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View the exhibit and examine the structures of the EMPLOYEES and DEPARTMENTS tables.
EMPLOYEES
Name Null? Type
—————– —– ————-
EMPLOYEE_ID NOT NULL NUMBER(6)
FIRST_NAME VARCHAR2(20)
LAST_NAME NOT NULL VARCHAR2(25)
HIRE_DATE NOT NULL DATE
JOB_ID NOT NULL VARCHAR2(10)
SALARY NUMBER(10,2)COMMISSION NUMBER(6,2)
MANAGER_ID NUMBER(6)
DEPARTMENT_ID NUMBER(4)
DEPARTMENTS
Name Null? Type
—————– —– ————-
DEPARTMENT_ID NOT NULL NUMBER(4)
DEPARTMENT_NAME NOT NULL VARCHAR2(30)
MANAGER_ID NUMBER(6)
LOCATION_ID NUMBER(4)
You want to update EMPLOYEES table as follows:
Update only those employees who work in Boston or Seattle (locations 2900 and 2700).
Set department_id for these employees to the department_id corresponding to London (location_id
2100).
Set the employees’ salary in location_id 2100 to 1.1 times the average salary of their department.
Set the employees’ commission in location_id 2100 to 1.5 times the average commission of their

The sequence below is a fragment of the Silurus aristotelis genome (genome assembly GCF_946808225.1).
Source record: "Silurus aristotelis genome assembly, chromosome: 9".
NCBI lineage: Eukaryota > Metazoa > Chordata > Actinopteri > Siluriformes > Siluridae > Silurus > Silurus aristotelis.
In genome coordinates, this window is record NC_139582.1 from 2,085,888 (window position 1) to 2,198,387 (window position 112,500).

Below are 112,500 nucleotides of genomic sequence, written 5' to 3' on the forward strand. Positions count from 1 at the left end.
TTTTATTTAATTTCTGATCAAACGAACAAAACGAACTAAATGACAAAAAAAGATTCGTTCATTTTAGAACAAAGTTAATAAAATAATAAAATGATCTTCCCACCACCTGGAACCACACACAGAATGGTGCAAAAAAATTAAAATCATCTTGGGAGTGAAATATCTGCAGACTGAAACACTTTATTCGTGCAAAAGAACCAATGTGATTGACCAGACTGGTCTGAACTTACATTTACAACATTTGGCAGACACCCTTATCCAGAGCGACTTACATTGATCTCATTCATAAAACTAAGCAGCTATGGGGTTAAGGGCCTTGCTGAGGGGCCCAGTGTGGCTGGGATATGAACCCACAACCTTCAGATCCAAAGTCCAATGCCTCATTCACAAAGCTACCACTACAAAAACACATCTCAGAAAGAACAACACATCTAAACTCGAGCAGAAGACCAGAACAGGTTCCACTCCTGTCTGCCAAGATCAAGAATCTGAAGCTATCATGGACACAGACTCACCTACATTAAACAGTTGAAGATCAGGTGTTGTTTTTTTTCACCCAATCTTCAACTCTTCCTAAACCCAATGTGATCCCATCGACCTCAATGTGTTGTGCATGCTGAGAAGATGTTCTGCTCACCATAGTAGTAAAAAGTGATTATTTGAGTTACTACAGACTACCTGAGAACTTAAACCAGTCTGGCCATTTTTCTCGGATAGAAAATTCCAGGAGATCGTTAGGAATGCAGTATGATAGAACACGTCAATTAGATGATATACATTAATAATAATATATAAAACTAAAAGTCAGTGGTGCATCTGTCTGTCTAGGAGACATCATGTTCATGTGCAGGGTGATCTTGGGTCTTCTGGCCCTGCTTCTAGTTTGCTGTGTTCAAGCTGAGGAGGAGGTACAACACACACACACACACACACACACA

department.
You issue the following command:
SQL> UPDATE employees
SET department_id =
(SELECT department_id
FROM departments
WHERE location_id = 2100),
(salary, commission) =
(SELECT 1.1*AVG(salary), 1.5*AVG(commission)
FROM employees, departments
WHERE departments.location_id IN(2900, 2700, 2100))
WHERE department_id IN
(SELECT department_id
FROM departments
WHERE location_id = 2900
OR location_id = 2700;
What is outcome?

A.
It generates an error because multiple columns (SALARY, COMMISSION) cannot be specified together in
an UPDATE statement.

B.
It generates an error because a subquery cannot have a join condition in a UPDATE statement.

C.
It executes successfully and gives the correct result.

D.
It executes successfully but does not give the correct result.

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